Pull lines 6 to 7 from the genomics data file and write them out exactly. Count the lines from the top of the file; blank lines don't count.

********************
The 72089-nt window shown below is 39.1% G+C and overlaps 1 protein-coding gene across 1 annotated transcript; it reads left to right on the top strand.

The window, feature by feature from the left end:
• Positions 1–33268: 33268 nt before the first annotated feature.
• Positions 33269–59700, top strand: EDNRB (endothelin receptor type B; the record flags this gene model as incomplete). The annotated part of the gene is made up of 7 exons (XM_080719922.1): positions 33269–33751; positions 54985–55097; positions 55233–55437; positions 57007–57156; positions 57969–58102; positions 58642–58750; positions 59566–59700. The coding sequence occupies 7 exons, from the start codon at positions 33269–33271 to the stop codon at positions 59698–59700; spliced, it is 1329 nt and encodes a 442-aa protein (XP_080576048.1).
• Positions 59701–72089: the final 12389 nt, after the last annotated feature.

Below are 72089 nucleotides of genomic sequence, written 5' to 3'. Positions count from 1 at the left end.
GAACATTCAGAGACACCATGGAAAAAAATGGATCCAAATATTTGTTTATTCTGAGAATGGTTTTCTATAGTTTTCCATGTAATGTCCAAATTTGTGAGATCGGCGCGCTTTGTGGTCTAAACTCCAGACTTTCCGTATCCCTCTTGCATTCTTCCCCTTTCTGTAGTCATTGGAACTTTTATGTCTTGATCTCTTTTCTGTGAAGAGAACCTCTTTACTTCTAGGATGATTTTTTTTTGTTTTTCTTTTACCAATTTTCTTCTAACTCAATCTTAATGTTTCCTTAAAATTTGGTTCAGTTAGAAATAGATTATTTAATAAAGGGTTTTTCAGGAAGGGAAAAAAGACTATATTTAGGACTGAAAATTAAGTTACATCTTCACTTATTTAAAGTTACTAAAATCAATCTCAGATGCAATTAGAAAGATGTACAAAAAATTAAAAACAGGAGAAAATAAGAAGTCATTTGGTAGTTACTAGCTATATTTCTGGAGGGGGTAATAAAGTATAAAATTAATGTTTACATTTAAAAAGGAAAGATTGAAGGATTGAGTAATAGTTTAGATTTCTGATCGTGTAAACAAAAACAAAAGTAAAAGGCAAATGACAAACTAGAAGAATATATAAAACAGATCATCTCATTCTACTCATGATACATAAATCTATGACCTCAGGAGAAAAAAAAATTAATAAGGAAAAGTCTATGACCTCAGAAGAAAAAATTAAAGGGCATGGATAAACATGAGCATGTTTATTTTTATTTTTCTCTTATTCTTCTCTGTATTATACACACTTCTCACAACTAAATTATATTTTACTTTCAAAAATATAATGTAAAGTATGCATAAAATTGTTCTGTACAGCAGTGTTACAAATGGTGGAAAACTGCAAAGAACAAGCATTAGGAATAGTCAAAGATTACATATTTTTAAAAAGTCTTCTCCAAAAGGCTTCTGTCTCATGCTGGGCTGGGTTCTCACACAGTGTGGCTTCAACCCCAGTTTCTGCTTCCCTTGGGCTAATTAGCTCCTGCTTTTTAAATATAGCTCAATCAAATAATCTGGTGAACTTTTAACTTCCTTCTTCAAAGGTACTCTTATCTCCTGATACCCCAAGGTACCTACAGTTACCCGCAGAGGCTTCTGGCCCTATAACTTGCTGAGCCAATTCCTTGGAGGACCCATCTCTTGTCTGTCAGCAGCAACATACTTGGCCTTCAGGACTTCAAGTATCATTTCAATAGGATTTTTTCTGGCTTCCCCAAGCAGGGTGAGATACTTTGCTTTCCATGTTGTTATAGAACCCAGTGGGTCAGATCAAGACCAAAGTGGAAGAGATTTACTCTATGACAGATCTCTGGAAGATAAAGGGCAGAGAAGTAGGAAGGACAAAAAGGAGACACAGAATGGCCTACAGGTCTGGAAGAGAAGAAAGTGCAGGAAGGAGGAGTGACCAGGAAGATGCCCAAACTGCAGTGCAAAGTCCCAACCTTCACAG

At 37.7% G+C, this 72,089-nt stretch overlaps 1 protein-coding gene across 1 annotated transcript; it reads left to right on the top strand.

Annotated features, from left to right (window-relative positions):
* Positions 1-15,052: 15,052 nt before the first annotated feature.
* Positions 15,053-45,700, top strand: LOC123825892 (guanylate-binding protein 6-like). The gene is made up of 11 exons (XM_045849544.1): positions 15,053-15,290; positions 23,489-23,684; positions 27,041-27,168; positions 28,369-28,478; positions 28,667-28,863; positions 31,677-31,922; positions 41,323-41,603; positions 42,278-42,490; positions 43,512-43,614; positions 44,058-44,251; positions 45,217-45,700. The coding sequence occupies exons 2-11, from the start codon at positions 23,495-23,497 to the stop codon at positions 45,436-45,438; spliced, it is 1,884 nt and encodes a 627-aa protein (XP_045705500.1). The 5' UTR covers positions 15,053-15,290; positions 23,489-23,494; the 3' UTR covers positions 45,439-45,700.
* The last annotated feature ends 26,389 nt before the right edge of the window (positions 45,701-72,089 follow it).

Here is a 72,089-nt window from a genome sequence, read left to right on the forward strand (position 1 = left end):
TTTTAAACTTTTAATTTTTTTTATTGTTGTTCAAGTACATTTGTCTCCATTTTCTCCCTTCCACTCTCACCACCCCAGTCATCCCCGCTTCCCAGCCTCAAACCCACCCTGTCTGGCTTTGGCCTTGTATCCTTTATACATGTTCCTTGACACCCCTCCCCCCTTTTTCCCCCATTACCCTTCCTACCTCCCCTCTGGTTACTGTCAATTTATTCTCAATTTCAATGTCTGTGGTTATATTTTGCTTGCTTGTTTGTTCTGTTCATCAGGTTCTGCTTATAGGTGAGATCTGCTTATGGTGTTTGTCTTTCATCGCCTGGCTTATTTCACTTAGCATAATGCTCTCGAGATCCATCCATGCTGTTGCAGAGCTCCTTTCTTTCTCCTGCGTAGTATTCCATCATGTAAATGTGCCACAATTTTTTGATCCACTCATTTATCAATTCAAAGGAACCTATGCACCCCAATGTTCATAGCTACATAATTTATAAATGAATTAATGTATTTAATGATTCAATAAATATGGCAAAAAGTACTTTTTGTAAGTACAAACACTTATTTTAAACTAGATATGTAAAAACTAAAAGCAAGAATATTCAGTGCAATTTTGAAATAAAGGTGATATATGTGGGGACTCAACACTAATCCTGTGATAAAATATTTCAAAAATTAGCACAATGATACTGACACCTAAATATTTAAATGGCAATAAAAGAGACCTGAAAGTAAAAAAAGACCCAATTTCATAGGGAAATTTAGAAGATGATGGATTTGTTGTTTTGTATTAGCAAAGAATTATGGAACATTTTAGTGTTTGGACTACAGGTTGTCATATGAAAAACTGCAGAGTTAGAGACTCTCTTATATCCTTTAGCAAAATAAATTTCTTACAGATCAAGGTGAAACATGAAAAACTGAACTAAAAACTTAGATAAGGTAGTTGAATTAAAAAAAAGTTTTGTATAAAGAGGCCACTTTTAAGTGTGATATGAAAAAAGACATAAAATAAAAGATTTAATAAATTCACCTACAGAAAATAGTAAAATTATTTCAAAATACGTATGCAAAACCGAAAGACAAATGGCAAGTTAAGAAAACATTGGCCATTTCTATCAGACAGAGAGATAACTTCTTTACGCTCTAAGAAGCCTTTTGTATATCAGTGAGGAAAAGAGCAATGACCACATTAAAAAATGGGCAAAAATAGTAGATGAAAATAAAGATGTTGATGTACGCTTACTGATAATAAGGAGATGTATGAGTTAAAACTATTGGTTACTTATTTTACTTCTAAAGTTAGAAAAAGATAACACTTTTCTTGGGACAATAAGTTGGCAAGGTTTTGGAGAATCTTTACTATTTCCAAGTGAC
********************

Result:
Below are 72089 nucleotides of genomic sequence, written 5' to 3'. Positions count from 1 at the left end.
GAACATTCAGAGACACCATGGAAAAAAATGGATCCAAATATTTGTTTATTCTGAGAATGGTTTTCTATAGTTTTCCATGTAATGTCCAAATTTGTGAGATCGGCGCGCTTTGTGGTCTAAACTCCAGACTTTCCGTATCCCTCTTGCATTCTTCCCCTTTCTGTAGTCATTGGAACTTTTATGTCTTGATCTCTTTTCTGTGAAGAGAACCTCTTTACTTCTAGGATGATTTTTTTTTGTTTTTCTTTTACCAATTTTCTTCTAACTCAATCTTAATGTTTCCTTAAAATTTGGTTCAGTTAGAAATAGATTATTTAATAAAGGGTTTTTCAGGAAGGGAAAAAAGACTATATTTAGGACTGAAAATTAAGTTACATCTTCACTTATTTAAAGTTACTAAAATCAATCTCAGATGCAATTAGAAAGATGTACAAAAAATTAAAAACAGGAGAAAATAAGAAGTCATTTGGTAGTTACTAGCTATATTTCTGGAGGGGGTAATAAAGTATAAAATTAATGTTTACATTTAAAAAGGAAAGATTGAAGGATTGAGTAATAGTTTAGATTTCTGATCGTGTAAACAAAAACAAAAGTAAAAGGCAAATGACAAACTAGAAGAATATATAAAACAGATCATCTCATTCTACTCATGATACATAAATCTATGACCTCAGGAGAAAAAAAAATTAATAAGGAAAAGTCTATGACCTCAGAAGAAAAAATTAAAGGGCATGGATAAACATGAGCATGTTTATTTTTATTTTTCTCTTATTCTTCTCTGTATTATACACACTTCTCACAACTAAATTATATTTTACTTTCAAAAATATAATGTAAAGTATGCATAAAATTGTTCTGTACAGCAGTGTTACAAATGGTGGAAAACTGCAAAGAACAAGCATTAGGAATAGTCAAAGATTACATATTTTTAAAAAGTCTTCTCCAAAAGGCTTCTGTCTCATGCTGGGCTGGGTTCTCACACAGTGTGGCTTCAACCCCAGTTTCTGCTTCCCTTGGGCTAATTAGCTCCTGCTTTTTAAATATAGCTCAATCAAATAATCTGGTGAACTTTTAACTTCCTTCTTCAAAGGTACTCTTATCTCCTGATACCCCAAGGTACCTACAGTTACCCGCAGAGGCTTCTGGCCCTATAACTTGCTGAGCCAATTCCTTGGAGGACCCATCTCTTGTCTGTCAGCAGCAACATACTTGGCCTTCAGGACTTCAAGTATCATTTCAATAGGATTTTTTCTGGCTTCCCCAAGCAGGGTGAGATACTTTGCTTTCCATGTTGTTATAGAACCCAGTGGGTCAGATCAAGACCAAAGTGGAAGAGATTTACTCTATGACAGATCTCTGGAAGATAAAGGGCAGAGAAGTAGGAAGGACAAAAAGGAGACACAGAATGGCCTACAGGTCTGGAAGAGAAGAAAGTGCAGGAAGGAGGAGTGACCAGGAAGATGCCCAAACTGCAGTGCAAAGTCCCAACCTTCACAG